Emphasize group cohesion. How employees support one another in the workplace, both in their day-to-day work and in other aspects of their lives, contributes to an environment where employees feel comfortable bringing their whole selves to work and engaging with their peers. Previous research from Eagle Hill found that team leads/manager (46%) and teammates (25%) are most influential in driving change. Inspire these groups to create a culture that supports and respects the individual. Build social belonging through affinity groups, offsites, and team outings (virtual or in-person) and communicate frequently about team expectations and changes. Then, give employees control over how teams operate.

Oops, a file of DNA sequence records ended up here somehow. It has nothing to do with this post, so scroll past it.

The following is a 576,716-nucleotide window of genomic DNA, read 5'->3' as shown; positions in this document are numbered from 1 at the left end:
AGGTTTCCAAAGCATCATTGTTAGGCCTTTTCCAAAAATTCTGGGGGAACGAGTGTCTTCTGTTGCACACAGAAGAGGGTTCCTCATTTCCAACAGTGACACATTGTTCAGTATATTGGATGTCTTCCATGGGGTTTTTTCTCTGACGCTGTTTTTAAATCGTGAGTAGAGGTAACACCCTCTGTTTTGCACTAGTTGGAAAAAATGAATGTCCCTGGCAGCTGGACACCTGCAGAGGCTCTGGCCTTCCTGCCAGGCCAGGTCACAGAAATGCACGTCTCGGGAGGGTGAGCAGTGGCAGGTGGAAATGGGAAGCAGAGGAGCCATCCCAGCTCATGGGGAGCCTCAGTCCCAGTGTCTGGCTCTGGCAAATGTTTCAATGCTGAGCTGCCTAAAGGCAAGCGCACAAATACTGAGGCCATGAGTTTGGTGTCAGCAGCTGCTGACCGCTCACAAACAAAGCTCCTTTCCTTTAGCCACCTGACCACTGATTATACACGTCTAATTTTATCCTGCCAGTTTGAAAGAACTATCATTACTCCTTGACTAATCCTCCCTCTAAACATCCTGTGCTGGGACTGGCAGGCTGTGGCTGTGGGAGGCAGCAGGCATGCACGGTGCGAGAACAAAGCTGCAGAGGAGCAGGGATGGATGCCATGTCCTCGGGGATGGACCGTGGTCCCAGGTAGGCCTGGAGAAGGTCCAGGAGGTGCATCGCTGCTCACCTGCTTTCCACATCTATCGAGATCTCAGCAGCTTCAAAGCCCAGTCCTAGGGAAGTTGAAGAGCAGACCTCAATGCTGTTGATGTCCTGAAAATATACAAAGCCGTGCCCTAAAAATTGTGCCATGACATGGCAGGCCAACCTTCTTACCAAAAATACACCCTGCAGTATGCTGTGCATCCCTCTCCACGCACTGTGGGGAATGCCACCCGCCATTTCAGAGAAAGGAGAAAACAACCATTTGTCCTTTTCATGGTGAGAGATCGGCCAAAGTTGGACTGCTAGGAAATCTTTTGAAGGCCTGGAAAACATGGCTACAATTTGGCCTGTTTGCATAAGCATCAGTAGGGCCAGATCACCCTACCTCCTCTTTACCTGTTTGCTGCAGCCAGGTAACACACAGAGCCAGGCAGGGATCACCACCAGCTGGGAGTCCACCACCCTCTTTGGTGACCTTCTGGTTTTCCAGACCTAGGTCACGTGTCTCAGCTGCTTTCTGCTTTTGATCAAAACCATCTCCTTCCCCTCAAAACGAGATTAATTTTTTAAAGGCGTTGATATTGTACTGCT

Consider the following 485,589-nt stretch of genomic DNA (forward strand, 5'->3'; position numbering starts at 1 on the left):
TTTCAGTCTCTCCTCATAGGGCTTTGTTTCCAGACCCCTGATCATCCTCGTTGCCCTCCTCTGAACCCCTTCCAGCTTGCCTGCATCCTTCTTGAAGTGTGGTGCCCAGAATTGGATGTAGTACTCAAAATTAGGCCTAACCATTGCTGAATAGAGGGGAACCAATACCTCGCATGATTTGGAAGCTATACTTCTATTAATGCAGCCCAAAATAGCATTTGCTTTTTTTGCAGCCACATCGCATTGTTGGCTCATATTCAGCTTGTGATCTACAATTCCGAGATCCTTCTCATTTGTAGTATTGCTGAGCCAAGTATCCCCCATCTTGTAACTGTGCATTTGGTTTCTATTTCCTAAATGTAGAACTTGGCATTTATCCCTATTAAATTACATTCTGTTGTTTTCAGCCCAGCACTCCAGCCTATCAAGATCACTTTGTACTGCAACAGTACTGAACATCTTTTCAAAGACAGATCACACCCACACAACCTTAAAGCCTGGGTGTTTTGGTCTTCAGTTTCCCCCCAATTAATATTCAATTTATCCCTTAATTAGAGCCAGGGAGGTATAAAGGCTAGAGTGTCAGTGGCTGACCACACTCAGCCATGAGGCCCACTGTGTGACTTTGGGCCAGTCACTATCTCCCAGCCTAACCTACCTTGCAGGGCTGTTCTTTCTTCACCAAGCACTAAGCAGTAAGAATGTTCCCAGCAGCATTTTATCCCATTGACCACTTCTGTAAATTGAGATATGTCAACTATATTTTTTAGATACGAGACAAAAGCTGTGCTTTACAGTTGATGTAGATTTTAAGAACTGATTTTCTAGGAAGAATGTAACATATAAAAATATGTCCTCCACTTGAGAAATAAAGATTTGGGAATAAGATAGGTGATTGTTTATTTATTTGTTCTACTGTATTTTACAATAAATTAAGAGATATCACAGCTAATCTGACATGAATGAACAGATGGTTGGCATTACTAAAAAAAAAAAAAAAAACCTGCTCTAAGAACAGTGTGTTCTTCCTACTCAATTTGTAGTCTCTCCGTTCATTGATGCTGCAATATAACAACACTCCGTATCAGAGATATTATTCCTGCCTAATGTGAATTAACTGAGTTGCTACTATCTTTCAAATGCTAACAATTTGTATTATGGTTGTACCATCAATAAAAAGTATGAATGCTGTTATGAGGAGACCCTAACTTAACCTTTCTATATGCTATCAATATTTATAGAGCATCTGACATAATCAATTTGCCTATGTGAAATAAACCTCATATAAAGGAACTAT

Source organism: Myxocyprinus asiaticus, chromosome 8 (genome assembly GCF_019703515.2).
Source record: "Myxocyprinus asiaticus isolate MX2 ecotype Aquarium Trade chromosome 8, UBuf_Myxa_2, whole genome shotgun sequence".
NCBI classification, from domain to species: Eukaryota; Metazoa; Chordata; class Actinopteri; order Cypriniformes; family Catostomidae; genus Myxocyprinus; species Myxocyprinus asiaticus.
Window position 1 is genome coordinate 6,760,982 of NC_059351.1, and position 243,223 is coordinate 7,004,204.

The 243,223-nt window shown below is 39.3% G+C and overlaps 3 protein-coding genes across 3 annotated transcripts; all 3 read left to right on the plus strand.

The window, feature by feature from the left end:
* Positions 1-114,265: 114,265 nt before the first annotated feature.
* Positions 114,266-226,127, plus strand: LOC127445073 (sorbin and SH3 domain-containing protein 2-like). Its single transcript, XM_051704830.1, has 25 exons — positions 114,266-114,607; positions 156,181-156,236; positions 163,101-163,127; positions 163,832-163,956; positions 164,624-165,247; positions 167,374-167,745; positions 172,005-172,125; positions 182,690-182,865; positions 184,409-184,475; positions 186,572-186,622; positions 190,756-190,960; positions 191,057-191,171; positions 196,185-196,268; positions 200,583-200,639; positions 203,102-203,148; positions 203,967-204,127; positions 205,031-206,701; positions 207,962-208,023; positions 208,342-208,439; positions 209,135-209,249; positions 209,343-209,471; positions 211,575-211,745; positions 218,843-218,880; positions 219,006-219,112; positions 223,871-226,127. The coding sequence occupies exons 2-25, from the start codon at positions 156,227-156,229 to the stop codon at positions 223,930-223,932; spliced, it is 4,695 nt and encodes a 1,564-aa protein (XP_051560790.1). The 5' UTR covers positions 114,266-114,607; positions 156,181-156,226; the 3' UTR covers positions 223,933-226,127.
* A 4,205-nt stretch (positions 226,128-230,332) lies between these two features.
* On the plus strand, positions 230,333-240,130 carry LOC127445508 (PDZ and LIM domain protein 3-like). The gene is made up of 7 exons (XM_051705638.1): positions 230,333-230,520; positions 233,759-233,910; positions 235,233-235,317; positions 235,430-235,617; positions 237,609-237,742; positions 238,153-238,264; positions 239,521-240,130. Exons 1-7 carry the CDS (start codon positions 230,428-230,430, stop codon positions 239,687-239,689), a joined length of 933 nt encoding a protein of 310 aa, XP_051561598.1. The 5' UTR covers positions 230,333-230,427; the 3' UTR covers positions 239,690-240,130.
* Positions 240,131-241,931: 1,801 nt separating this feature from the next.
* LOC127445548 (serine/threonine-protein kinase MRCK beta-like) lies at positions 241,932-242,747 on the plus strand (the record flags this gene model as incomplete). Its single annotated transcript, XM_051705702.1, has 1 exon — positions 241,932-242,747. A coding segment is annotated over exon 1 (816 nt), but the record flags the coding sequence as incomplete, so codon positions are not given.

Show all employees that what they do has a meaningful impact on customer outcomes. Employees want to feel that how they spend their time at work creates value for the business. In fact, our survey found that 32% of employees ranked purposeful work among the top-two factors impacting their day-to-day experience (second only to work-life balance). Link all employee roles not just to business impact but also to customer impact. For example, an employee responsible for HR programs supports employee growth and motivation, which ultimately affects their ability to serve customers better. An employee in IT creates and implements technologies that make a difference in how effective their colleagues can be in serving end customers.